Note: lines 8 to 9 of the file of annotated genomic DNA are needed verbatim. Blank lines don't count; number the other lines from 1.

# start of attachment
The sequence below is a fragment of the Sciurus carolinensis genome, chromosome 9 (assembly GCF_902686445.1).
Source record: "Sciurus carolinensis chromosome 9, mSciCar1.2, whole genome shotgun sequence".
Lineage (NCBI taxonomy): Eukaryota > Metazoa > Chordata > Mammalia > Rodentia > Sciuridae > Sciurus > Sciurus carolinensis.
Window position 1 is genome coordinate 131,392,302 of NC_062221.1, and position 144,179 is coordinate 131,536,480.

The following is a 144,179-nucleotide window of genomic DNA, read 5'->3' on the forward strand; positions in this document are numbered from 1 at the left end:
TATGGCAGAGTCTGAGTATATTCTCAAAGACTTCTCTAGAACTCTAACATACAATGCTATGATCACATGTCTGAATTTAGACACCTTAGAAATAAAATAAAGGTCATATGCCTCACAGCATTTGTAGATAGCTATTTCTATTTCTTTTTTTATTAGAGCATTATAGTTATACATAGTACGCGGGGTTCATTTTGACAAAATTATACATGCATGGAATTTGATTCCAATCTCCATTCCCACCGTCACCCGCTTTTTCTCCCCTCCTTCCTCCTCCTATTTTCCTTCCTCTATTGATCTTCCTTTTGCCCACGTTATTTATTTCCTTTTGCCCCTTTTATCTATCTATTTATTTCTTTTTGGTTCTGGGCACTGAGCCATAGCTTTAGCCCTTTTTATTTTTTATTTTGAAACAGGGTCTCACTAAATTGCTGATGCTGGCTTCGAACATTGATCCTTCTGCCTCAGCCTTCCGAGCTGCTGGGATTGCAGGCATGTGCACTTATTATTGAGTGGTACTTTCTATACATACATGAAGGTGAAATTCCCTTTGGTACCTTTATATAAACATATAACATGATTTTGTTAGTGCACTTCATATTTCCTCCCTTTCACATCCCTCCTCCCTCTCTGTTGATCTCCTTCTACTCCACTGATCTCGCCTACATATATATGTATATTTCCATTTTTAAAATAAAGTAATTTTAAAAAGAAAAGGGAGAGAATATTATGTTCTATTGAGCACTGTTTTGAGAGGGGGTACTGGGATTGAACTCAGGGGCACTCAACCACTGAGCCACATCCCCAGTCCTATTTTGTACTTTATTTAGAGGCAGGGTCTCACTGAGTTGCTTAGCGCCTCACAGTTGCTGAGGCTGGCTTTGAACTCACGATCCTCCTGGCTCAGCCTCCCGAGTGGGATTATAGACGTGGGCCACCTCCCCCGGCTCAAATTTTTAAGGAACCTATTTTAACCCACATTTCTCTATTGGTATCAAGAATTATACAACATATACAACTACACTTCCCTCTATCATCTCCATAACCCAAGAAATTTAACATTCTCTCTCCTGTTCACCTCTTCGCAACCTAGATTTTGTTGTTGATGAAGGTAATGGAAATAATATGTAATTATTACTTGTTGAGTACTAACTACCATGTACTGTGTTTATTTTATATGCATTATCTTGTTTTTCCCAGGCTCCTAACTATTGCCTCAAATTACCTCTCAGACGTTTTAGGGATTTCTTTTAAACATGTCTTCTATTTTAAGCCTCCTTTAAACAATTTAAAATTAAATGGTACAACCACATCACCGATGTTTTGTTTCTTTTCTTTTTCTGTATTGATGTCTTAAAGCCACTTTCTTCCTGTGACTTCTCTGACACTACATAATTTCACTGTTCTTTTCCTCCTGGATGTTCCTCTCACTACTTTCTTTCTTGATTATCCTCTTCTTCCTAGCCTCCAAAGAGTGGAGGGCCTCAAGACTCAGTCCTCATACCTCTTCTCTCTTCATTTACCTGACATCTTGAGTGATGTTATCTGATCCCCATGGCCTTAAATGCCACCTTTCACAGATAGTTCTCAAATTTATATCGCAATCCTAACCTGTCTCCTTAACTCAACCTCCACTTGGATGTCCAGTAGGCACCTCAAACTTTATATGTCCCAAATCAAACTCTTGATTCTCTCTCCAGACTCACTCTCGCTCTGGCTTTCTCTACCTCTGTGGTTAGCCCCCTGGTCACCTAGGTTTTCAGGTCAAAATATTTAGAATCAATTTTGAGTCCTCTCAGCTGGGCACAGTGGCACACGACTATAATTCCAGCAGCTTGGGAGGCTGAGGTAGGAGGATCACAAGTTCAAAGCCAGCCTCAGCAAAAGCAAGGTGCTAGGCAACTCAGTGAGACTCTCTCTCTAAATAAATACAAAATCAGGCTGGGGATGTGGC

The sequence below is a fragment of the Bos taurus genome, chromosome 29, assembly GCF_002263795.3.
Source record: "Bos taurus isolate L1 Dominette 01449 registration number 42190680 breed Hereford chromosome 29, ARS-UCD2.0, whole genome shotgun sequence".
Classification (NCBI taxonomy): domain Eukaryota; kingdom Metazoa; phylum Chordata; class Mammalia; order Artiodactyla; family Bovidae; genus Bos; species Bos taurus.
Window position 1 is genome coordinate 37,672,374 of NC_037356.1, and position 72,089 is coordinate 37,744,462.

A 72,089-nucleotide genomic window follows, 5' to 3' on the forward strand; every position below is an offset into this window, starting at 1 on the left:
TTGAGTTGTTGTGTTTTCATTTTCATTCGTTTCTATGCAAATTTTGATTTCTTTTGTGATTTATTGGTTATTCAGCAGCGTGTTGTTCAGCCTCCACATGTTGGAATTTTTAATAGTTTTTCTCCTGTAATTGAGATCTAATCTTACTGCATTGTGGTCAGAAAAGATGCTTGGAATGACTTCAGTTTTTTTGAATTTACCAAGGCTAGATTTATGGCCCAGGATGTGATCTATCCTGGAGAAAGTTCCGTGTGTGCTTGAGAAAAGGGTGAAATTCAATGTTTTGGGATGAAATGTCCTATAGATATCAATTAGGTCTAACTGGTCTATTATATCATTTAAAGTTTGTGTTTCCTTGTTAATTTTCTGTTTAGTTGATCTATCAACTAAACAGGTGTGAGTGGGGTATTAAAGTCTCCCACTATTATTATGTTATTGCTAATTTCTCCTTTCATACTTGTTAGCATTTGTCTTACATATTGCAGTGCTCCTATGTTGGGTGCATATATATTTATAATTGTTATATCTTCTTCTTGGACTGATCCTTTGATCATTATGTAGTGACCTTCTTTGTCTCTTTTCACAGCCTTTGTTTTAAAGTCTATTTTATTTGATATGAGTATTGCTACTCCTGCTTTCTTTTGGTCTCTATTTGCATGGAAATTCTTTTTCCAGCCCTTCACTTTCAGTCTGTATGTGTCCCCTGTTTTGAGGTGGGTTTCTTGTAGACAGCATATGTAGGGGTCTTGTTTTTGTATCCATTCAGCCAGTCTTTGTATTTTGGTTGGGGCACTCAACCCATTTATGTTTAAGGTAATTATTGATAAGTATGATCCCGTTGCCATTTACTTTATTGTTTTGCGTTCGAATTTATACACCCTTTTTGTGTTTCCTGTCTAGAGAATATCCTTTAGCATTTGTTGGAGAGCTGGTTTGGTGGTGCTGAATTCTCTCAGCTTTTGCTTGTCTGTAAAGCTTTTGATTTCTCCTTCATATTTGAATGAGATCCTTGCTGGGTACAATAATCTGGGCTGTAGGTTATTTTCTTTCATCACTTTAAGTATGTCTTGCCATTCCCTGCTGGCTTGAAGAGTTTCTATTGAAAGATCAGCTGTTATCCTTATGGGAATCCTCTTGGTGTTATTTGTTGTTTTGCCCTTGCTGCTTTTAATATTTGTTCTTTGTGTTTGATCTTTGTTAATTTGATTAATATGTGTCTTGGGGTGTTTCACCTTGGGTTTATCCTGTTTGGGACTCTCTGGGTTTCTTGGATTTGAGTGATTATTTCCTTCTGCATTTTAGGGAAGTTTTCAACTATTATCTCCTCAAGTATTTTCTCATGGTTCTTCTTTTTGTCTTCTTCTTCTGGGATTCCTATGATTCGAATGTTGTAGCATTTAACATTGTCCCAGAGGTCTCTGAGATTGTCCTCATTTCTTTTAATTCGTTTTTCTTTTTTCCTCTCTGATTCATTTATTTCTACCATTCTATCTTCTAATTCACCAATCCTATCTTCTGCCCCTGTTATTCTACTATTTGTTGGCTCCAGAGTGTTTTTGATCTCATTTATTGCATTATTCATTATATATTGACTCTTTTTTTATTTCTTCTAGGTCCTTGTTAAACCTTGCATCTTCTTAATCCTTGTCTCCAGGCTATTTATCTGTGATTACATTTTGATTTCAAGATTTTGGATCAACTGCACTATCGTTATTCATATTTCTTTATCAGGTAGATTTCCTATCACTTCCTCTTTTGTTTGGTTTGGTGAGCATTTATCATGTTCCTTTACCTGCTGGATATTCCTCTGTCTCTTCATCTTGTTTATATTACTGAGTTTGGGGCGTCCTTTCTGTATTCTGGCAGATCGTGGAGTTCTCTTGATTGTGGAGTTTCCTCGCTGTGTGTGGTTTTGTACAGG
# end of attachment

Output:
Source record: "Bos taurus isolate L1 Dominette 01449 registration number 42190680 breed Hereford chromosome 29, ARS-UCD2.0, whole genome shotgun sequence".
Classification (NCBI taxonomy): domain Eukaryota; kingdom Metazoa; phylum Chordata; class Mammalia; order Artiodactyla; family Bovidae; genus Bos; species Bos taurus.